AID21899: Question: Read the case study – ‘Bharat Petroleum Corporation Limited (BPCL)’ and answer the following questions. https://adhocfilesngasce.s3.ap-south-1.amazonaws.com/academics/1660805631oeUx3.pdf
Question: Explain what activities were carried out by BPCL as part of the Business Blueprinting phase of the project. Was this a plain-vanilla implementation? Justify your answer giving suitable justifications.
From above pdf:
Read below case and write answer.
BPCL was one of the earliest amongst organizations in the energy sector to successfully implement Enterprise Resource Planning (ERP). While there have been some attempts by other organizations to implement ERP, the effort at BPCL was considered significant because for the first time it encompassed the entire operation of an integrated downstream oil marketing company involving nearly 200 locations across the country. This was certainly a bold technological step considering the general bandwidthconstraints prevailing then. As BPCL’s General Manager (Information Systems) put it, “It was a veritable technological challenge inasmuch as we could not get a reference case of running the downstream oil industry transactions comparable to BPCL’s magnitude on a TDM/TDMA VSAT link anywhere in the world.” With this achievement, BPCL also came to be ranked among the large ERP implementations of the country.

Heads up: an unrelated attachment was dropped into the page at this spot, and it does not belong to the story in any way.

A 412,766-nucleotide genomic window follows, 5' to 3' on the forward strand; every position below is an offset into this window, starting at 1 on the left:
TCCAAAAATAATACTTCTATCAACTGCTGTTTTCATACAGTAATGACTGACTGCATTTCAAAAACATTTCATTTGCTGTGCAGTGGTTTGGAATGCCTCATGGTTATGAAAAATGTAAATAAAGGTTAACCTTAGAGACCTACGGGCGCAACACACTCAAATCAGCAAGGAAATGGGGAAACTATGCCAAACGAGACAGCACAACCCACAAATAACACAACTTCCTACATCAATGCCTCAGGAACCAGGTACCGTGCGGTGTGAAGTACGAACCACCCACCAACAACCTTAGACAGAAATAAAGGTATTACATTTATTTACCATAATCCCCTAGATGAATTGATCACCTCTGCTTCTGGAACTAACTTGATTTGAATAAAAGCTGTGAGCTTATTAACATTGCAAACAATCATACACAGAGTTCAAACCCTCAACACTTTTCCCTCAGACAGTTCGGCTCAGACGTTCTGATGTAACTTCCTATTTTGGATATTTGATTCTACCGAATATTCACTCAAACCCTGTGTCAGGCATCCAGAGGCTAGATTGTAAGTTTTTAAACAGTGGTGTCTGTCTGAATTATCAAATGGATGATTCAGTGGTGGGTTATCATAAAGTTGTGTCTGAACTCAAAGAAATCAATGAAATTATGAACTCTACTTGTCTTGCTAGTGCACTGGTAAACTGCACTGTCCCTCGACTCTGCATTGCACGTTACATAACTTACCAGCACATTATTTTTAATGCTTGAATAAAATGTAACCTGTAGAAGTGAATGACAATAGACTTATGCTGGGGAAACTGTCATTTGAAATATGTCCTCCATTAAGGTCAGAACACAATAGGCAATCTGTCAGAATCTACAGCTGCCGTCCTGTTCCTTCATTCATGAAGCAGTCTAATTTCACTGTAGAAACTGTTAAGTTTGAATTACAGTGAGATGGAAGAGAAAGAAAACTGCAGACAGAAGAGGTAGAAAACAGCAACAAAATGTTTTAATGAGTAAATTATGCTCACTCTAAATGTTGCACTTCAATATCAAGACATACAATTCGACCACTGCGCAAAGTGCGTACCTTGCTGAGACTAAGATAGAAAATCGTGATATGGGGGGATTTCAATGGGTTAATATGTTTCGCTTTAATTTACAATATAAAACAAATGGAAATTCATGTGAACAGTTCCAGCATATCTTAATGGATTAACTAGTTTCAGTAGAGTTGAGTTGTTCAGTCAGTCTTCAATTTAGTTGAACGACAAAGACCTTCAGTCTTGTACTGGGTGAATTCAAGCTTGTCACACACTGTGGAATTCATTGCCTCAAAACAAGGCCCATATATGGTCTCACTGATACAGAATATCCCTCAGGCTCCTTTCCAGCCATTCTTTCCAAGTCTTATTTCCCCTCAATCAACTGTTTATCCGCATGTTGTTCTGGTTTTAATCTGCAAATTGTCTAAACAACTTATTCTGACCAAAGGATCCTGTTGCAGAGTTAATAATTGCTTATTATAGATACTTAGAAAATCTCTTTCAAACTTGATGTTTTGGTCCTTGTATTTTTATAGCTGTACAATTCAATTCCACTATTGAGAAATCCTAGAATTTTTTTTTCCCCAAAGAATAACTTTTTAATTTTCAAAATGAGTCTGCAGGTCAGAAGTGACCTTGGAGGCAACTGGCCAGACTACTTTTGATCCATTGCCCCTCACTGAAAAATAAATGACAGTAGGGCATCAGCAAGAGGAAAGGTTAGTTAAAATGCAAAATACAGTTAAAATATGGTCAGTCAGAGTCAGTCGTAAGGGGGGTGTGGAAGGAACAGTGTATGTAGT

The Indian oil industry was under government control until the economic reform process began in the year 1991. After liberalization, the private sector entered several areas within the industry, viz., LPG, lubricants, refinery, and even oil exploration and production. The intention of the Government of India was to completely deregulate the oil industry by the year 2002. Considering the impact of changes experienced during partial deregulation and anticipation of the radical changes in the business environment after deregulation, BPCL undertook a massive exercise for preparing itself to face the challenges.